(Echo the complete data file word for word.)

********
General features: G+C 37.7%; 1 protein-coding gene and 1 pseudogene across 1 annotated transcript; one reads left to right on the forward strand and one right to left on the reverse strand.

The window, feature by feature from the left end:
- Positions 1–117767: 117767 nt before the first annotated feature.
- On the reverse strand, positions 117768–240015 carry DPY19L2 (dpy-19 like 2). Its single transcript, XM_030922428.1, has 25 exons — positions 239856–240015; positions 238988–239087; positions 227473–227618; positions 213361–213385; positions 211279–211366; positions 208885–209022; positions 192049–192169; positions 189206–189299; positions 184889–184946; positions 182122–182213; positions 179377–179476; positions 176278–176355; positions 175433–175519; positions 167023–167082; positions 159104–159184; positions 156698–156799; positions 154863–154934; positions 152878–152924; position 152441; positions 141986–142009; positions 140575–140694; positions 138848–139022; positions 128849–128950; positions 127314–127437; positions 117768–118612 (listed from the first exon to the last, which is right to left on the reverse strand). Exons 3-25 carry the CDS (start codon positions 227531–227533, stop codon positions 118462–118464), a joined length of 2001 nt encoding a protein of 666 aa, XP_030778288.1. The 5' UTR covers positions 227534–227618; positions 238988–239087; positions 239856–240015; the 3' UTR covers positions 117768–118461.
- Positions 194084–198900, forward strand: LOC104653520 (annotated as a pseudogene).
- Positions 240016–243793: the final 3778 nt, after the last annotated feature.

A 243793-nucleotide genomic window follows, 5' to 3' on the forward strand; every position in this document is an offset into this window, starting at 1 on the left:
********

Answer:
General features: G+C 37.7%; 1 protein-coding gene and 1 pseudogene across 1 annotated transcript; one reads left to right on the forward strand and one right to left on the reverse strand.

The window, feature by feature from the left end:
- Positions 1–117767: 117767 nt before the first annotated feature.
- On the reverse strand, positions 117768–240015 carry DPY19L2 (dpy-19 like 2). Its single transcript, XM_030922428.1, has 25 exons — positions 239856–240015; positions 238988–239087; positions 227473–227618; positions 213361–213385; positions 211279–211366; positions 208885–209022; positions 192049–192169; positions 189206–189299; positions 184889–184946; positions 182122–182213; positions 179377–179476; positions 176278–176355; positions 175433–175519; positions 167023–167082; positions 159104–159184; positions 156698–156799; positions 154863–154934; positions 152878–152924; position 152441; positions 141986–142009; positions 140575–140694; positions 138848–139022; positions 128849–128950; positions 127314–127437; positions 117768–118612 (listed from the first exon to the last, which is right to left on the reverse strand). Exons 3-25 carry the CDS (start codon positions 227531–227533, stop codon positions 118462–118464), a joined length of 2001 nt encoding a protein of 666 aa, XP_030778288.1. The 5' UTR covers positions 227534–227618; positions 238988–239087; positions 239856–240015; the 3' UTR covers positions 117768–118461.
- Positions 194084–198900, forward strand: LOC104653520 (annotated as a pseudogene).
- Positions 240016–243793: the final 3778 nt, after the last annotated feature.

A 243793-nucleotide genomic window follows, 5' to 3' on the forward strand; every position in this document is an offset into this window, starting at 1 on the left: